Community Need Not Corporate Greed will field a team in the Parramatta local government election on September 4.
The Rosehill Ward ticket is headed by Susan Price, a local climate and social rights activist and founding member of the Socialist Alliance. She is running with Katrina James, founder of The Westies, local community events organiser and photographer and long-time socialist activist and passionate supporter of Aboriginal rights and anti-racism campaigns is IT worker Douglas Hawthorne.
“For too long, developers and corporate interests have sought to dominate decision-making,” said Price. “We need to reassert our power as organised residents. After all, we are the ones affected by inappropriate development, heritage and environmental destruction, privatisation and outsourcing, cuts to services and the rising cost of living.”
The activists are involved in the campaign to save Willow Grove and support the CFMEU green ban. “We pledge to join with other residents in putting our bodies in front of bulldozers — if needs be — to save this piece of Parramatta’s heritage,” James said.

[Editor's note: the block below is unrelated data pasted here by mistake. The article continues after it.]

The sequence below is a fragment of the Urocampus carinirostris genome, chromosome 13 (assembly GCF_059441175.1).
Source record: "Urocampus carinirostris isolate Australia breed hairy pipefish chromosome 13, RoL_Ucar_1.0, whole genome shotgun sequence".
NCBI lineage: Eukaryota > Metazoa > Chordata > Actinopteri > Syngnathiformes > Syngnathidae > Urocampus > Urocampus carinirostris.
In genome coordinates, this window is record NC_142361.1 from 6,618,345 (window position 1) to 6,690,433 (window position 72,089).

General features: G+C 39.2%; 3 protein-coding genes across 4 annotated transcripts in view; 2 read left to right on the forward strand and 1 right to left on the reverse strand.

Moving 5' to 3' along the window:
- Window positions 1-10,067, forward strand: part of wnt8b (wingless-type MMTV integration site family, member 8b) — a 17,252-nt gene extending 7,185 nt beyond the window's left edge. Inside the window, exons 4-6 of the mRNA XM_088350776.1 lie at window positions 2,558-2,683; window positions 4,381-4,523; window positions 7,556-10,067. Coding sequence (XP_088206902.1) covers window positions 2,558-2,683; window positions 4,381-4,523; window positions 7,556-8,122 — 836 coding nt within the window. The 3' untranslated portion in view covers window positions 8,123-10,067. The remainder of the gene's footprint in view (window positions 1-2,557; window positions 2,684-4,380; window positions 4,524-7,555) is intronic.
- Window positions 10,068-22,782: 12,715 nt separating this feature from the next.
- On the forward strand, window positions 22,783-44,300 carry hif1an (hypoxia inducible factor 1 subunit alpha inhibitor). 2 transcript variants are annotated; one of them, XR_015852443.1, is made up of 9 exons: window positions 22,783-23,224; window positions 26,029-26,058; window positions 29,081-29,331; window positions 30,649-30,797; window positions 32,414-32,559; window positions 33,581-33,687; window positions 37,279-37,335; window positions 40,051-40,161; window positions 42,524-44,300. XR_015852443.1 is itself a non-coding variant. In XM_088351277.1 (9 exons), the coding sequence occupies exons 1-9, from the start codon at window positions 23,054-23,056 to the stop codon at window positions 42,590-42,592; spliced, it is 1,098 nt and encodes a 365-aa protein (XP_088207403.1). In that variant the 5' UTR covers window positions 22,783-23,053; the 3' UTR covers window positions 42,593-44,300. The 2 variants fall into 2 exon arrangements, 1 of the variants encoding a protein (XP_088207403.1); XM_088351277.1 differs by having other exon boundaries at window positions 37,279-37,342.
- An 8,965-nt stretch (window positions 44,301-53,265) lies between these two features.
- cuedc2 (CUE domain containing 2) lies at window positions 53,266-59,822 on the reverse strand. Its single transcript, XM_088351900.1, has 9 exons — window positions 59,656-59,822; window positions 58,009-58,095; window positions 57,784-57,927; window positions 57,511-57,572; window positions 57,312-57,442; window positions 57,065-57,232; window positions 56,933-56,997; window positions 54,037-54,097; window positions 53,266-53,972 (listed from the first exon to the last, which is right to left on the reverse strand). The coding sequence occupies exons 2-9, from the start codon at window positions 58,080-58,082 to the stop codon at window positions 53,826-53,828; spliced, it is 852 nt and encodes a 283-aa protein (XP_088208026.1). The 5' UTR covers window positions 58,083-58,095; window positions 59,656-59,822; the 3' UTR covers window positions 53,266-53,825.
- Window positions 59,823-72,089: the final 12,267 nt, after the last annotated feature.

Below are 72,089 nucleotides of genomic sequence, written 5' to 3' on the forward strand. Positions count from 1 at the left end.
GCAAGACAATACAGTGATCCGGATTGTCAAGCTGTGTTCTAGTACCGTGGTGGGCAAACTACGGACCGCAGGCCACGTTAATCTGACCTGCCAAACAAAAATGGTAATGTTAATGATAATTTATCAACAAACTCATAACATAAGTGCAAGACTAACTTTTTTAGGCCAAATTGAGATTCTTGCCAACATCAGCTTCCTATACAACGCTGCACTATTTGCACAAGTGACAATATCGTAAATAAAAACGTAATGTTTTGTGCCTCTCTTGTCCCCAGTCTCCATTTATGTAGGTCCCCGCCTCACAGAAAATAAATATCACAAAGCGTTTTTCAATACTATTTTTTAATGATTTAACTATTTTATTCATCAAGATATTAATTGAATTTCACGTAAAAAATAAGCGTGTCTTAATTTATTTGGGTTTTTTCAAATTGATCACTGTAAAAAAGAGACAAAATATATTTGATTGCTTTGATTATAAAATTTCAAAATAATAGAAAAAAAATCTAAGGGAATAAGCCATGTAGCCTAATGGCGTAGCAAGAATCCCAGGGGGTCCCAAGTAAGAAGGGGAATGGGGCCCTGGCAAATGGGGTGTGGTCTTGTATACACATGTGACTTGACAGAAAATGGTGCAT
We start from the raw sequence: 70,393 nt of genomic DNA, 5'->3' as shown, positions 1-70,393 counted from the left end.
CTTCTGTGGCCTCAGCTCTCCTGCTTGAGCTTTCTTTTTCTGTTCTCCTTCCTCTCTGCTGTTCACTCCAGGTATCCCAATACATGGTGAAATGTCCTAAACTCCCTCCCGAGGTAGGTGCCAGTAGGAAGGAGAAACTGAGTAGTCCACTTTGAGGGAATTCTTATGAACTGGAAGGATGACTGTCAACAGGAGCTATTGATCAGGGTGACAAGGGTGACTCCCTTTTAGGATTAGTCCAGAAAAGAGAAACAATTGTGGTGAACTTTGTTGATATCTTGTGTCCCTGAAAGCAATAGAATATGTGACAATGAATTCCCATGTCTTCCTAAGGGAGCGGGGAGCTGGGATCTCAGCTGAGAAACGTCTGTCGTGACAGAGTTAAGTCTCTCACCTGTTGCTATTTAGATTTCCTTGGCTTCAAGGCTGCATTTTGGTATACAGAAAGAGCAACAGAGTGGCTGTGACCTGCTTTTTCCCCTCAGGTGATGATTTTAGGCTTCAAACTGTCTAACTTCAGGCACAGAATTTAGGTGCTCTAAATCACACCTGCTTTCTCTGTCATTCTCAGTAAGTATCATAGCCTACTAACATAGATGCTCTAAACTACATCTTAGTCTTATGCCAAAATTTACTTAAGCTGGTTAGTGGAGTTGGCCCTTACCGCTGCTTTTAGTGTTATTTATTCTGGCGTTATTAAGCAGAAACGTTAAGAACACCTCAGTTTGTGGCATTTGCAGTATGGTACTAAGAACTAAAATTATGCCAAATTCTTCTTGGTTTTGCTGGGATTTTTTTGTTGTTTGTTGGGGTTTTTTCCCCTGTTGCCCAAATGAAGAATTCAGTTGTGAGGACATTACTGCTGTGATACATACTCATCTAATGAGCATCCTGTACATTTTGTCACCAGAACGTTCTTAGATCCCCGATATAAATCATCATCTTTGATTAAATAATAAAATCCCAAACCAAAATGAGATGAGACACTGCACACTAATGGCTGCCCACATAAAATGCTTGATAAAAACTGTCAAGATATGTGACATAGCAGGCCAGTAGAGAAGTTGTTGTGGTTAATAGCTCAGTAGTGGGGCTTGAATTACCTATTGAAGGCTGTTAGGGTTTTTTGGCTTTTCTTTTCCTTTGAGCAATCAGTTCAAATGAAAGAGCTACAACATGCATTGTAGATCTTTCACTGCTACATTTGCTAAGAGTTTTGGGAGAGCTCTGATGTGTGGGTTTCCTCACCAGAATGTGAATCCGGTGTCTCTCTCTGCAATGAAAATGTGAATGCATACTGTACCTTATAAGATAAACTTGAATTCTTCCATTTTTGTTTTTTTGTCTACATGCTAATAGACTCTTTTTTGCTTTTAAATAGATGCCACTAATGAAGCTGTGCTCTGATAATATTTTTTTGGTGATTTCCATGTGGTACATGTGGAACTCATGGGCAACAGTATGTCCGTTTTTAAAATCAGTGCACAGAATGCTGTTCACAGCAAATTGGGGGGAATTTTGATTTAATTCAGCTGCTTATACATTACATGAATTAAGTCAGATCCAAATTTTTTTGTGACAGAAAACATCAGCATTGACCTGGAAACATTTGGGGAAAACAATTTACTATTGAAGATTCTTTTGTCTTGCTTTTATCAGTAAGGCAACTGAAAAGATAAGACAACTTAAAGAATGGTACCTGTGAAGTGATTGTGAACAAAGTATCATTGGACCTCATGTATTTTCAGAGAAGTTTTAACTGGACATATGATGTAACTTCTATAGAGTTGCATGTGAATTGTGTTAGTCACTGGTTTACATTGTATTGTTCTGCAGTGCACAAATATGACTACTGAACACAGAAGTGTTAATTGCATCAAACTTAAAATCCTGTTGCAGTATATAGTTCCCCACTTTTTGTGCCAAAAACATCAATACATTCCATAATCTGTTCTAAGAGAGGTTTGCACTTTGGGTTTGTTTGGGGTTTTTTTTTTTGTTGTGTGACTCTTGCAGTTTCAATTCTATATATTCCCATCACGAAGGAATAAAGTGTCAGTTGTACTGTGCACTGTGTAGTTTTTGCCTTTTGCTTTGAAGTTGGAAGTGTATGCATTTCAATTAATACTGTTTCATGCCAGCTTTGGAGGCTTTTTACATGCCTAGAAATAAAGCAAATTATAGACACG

The ticket is calling on the City of Parramatta to declare a climate emergency and commit to becoming a zero emissions council by 2030. They also want the council to initiate consultation with local First Nations’ elders about how to mark Invasion Day in the local government area.
Social and economic pressures are bearing down on Parramatta residents, especially during the pandemic. The Community Need Not Corporate Greed ticket wants council to initiate programs to house the homeless in vacant dwellings, expand public housing projects and mandate low-income housing in all new developments.
“Council should instigate a sliding scale of council rates indexed to income,” said Hawthorne. “Council services should be properly funded by the state and federal governments, and there should be an end to the privatisation, outsourcing and contracting out.”
Community Need Not Corporate Greed says community must be put at the centre of decision making.
“We stand for open council, where residents have a genuine say,” said James. “That means an end to confidential briefings by developers, regular ward meetings to ensure accountability and resident-initiated motions to council.”